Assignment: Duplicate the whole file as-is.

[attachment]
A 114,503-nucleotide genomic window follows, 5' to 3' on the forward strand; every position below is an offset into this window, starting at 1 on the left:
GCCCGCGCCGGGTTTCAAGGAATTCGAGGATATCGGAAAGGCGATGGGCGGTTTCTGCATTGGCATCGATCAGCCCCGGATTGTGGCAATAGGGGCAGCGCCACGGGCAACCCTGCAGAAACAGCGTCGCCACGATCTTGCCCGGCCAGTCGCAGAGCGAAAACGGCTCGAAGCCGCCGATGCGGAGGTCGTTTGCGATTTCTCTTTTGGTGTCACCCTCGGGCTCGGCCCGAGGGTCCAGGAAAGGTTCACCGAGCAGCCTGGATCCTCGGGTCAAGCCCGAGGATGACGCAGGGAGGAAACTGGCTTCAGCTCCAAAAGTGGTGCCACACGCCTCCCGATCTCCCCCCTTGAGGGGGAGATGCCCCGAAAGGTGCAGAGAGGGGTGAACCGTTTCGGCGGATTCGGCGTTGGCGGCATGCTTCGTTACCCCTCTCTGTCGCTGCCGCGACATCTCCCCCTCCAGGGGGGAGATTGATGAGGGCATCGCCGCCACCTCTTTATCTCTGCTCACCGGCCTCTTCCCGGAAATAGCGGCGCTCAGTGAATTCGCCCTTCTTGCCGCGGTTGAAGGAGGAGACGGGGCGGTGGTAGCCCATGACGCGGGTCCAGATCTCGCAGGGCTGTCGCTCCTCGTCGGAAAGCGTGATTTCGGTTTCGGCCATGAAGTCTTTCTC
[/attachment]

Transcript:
A 114,503-nucleotide genomic window follows, 5' to 3' on the forward strand; every position below is an offset into this window, starting at 1 on the left:
GCCCGCGCCGGGTTTCAAGGAATTCGAGGATATCGGAAAGGCGATGGGCGGTTTCTGCATTGGCATCGATCAGCCCCGGATTGTGGCAATAGGGGCAGCGCCACGGGCAACCCTGCAGAAACAGCGTCGCCACGATCTTGCCCGGCCAGTCGCAGAGCGAAAACGGCTCGAAGCCGCCGATGCGGAGGTCGTTTGCGATTTCTCTTTTGGTGTCACCCTCGGGCTCGGCCCGAGGGTCCAGGAAAGGTTCACCGAGCAGCCTGGATCCTCGGGTCAAGCCCGAGGATGACGCAGGGAGGAAACTGGCTTCAGCTCCAAAAGTGGTGCCACACGCCTCCCGATCTCCCCCCTTGAGGGGGAGATGCCCCGAAAGGTGCAGAGAGGGGTGAACCGTTTCGGCGGATTCGGCGTTGGCGGCATGCTTCGTTACCCCTCTCTGTCGCTGCCGCGACATCTCCCCCTCCAGGGGGGAGATTGATGAGGGCATCGCCGCCACCTCTTTATCTCTGCTCACCGGCCTCTTCCCGGAAATAGCGGCGCTCAGTGAATTCGCCCTTCTTGCCGCGGTTGAAGGAGGAGACGGGGCGGTGGTAGCCCATGACGCGGGTCCAGATCTCGCAGGGCTGTCGCTCCTCGTCGGAAAGCGTGATTTCGGTTTCGGCCATGAAGTCTTTCTC